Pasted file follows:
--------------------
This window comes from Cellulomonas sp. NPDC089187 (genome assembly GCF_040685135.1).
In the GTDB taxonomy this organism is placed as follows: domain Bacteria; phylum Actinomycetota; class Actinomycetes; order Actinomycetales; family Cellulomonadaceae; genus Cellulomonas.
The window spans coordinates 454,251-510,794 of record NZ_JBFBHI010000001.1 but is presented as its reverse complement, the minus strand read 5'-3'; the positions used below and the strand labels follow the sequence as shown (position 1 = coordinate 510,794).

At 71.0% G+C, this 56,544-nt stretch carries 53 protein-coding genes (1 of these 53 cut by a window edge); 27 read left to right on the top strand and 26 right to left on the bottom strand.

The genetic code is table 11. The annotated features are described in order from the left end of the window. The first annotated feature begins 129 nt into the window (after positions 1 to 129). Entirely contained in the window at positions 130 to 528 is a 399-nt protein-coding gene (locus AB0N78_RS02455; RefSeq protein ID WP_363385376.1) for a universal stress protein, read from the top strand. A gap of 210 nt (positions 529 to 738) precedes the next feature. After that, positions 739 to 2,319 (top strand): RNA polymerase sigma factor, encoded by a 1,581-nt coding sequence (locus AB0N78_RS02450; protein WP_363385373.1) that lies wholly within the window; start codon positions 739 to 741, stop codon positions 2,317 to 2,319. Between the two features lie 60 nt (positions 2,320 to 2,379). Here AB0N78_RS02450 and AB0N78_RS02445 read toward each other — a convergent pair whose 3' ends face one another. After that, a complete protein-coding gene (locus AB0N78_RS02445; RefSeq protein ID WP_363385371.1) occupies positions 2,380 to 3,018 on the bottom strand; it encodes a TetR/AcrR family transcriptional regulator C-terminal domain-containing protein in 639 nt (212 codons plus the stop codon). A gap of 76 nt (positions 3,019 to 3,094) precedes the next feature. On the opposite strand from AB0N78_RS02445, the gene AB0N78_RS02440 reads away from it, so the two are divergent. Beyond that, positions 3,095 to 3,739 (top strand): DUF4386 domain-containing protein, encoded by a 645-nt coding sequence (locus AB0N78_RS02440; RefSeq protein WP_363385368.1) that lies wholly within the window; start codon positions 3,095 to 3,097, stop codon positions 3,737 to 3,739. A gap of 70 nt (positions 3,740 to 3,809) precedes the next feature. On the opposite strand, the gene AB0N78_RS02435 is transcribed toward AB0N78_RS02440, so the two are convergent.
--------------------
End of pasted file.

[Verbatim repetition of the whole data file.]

This window comes from Cellulomonas sp. NPDC089187 (genome assembly GCF_040685135.1).
In the GTDB taxonomy this organism is placed as follows: domain Bacteria; phylum Actinomycetota; class Actinomycetes; order Actinomycetales; family Cellulomonadaceae; genus Cellulomonas.
The window spans coordinates 454,251-510,794 of record NZ_JBFBHI010000001.1 but is presented as its reverse complement, the minus strand read 5'-3'; the positions used below and the strand labels follow the sequence as shown (position 1 = coordinate 510,794).

At 71.0% G+C, this 56,544-nt stretch carries 53 protein-coding genes (1 of these 53 cut by a window edge); 27 read left to right on the top strand and 26 right to left on the bottom strand.

The genetic code is table 11. The annotated features are described in order from the left end of the window. The first annotated feature begins 129 nt into the window (after positions 1 to 129). Entirely contained in the window at positions 130 to 528 is a 399-nt protein-coding gene (locus AB0N78_RS02455; RefSeq protein ID WP_363385376.1) for a universal stress protein, read from the top strand. A gap of 210 nt (positions 529 to 738) precedes the next feature. After that, positions 739 to 2,319 (top strand): RNA polymerase sigma factor, encoded by a 1,581-nt coding sequence (locus AB0N78_RS02450; protein WP_363385373.1) that lies wholly within the window; start codon positions 739 to 741, stop codon positions 2,317 to 2,319. Between the two features lie 60 nt (positions 2,320 to 2,379). Here AB0N78_RS02450 and AB0N78_RS02445 read toward each other — a convergent pair whose 3' ends face one another. After that, a complete protein-coding gene (locus AB0N78_RS02445; RefSeq protein ID WP_363385371.1) occupies positions 2,380 to 3,018 on the bottom strand; it encodes a TetR/AcrR family transcriptional regulator C-terminal domain-containing protein in 639 nt (212 codons plus the stop codon). A gap of 76 nt (positions 3,019 to 3,094) precedes the next feature. On the opposite strand from AB0N78_RS02445, the gene AB0N78_RS02440 reads away from it, so the two are divergent. Beyond that, positions 3,095 to 3,739 (top strand): DUF4386 domain-containing protein, encoded by a 645-nt coding sequence (locus AB0N78_RS02440; RefSeq protein WP_363385368.1) that lies wholly within the window; start codon positions 3,095 to 3,097, stop codon positions 3,737 to 3,739. A gap of 70 nt (positions 3,740 to 3,809) precedes the next feature. On the opposite strand, the gene AB0N78_RS02435 is transcribed toward AB0N78_RS02440, so the two are convergent.